ORIGINAL RESEARCH article
A Retrospective Analysis of the Clinical and Epidemiological Characteristics of COVID-19 Patients in Henan Provincial People's Hospital, Zhengzhou, China
- 1Department of Laboratory, Henan Provincial People's Hospital, Peolple's Hospital of Zhengzhou University, Zhengzhou, China
- 2Department of Student, China Medical University, Shenyang, China
- 3Department of Clinical Epidemiology, Clinical Research Center, Shengjing Hospital of China Medical University, Shenyang, China
Objective: This study evaluated the clinical and epidemiological characteristics of patients with confirmed coronavirus disease 2019 (COVID-19).
Methods: This retrospective study evaluated 29 patients with confirmed COVID-19 infection admitted to Henan Provincial People's Hospital between January 27 and February 27, 2020, with follow-up until April 01, 2020.
Results: The median age of the patients was 56 years. Nineteen (19/29; 65.5%) had underlying conditions including cardiovascular disease, digestive disease, or type 2 diabetes mellitus. Twenty-two (22/29; 76%) had close contact with acquaintances or family members who were confirmed or probable COVID-19 cases. Many patients had white blood cell counts with abnormal neutrophil and lymphocyte numbers, abnormal hemoglobin concentration, coagulation profiles, and blood biochemistry, and increased infection markers. Mottling and multiple ground-glass opacities were seen in X-ray images of 19 patients (19/29; 65.5%). Most patients (23/29; 79.8%) received supplemental oxygen therapy and antibiotics (23/29; 79.8%) in addition to traditional Chinese medicines (26/29; 89.7%). The most frequent presenting symptoms were fever, cough, and sputum production. One patient, an 86-years-old woman with more than one underlying disease, died during follow-up. Patients with severe disease were significantly older and more likely to have been transferred from other healthcare facilities than those with mild disease. Anemia, decreased activated partial thromboplastin time, calcium, and albumin, and increased D-dimer and interleukin-6 were more frequent in severe disease. Need of oxygen therapy, mechanical ventilation, intravascular immunoglobulin, and duration of antibiotic therapy were increased in those with severe disease.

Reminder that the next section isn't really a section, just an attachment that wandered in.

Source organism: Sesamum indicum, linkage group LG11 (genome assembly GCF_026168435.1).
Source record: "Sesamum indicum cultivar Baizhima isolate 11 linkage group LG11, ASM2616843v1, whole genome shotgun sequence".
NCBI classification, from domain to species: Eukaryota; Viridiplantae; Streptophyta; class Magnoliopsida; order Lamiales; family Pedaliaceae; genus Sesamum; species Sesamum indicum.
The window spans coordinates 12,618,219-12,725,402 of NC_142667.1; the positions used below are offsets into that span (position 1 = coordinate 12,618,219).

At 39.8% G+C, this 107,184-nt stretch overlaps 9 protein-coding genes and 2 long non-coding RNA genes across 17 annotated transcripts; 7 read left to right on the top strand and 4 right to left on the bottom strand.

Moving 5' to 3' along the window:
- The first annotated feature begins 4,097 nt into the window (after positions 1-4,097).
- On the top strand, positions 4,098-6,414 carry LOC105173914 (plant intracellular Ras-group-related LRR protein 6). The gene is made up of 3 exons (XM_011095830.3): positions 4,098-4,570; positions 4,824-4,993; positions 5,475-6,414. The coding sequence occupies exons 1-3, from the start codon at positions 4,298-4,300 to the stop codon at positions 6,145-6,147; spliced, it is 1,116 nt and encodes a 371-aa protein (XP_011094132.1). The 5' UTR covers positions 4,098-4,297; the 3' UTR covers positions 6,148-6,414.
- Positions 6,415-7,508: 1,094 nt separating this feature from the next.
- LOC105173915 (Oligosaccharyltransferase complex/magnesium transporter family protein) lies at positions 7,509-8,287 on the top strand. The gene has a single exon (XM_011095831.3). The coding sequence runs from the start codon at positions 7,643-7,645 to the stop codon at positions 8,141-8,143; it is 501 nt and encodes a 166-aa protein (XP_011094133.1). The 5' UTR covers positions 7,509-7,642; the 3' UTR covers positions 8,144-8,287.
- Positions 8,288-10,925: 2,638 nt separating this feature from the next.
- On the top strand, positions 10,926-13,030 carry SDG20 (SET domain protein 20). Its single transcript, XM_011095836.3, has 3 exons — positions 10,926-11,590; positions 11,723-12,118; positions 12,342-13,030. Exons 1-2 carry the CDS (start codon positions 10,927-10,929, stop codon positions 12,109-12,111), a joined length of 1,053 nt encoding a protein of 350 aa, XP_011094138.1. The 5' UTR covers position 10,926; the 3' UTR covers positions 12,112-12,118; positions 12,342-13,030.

Conclusions: Significant differences in demographical and clinical characteristics were observed in patients with moderate and severe COVID-19.
Human infections caused by a novel SARS-CoV-2 corona virus first appeared in Wuhan, China, in December 2019, and by early 2020 the outbreak of coronavirus disease 2019 (COVID-19) had progressed to a global pandemic. The initial cases of COVID-19 were described as a pneumonia of unknown etiology. The first four patients were exposed in the Huanan (Southern China) Seafood Market (1). Initially, the pneumonia presented with symptoms of respiratory infection, but some patients experienced severe disease that ultimately progressed to acute respiratory distress syndrome (ARDS), or even death. COVID-19 has had a great impact on Wuhan, other regions of China, and most other countries worldwide. As of April 01, 2020, there have been 82,631 confirmed infections in all 34 Chinese Provincial Administrative Regions that caused 3,321 deaths. The latest World Health Organization (WHO) Situation Report includes 823,626 infections and 40,598 deaths in more than 200 countries, territories, and areas (2). The pandemic is a serious threat to health worldwide. The basic reproduction number of SRAS-CoV-2 was estimated to be between 2.24 and 3.58 (3, 4).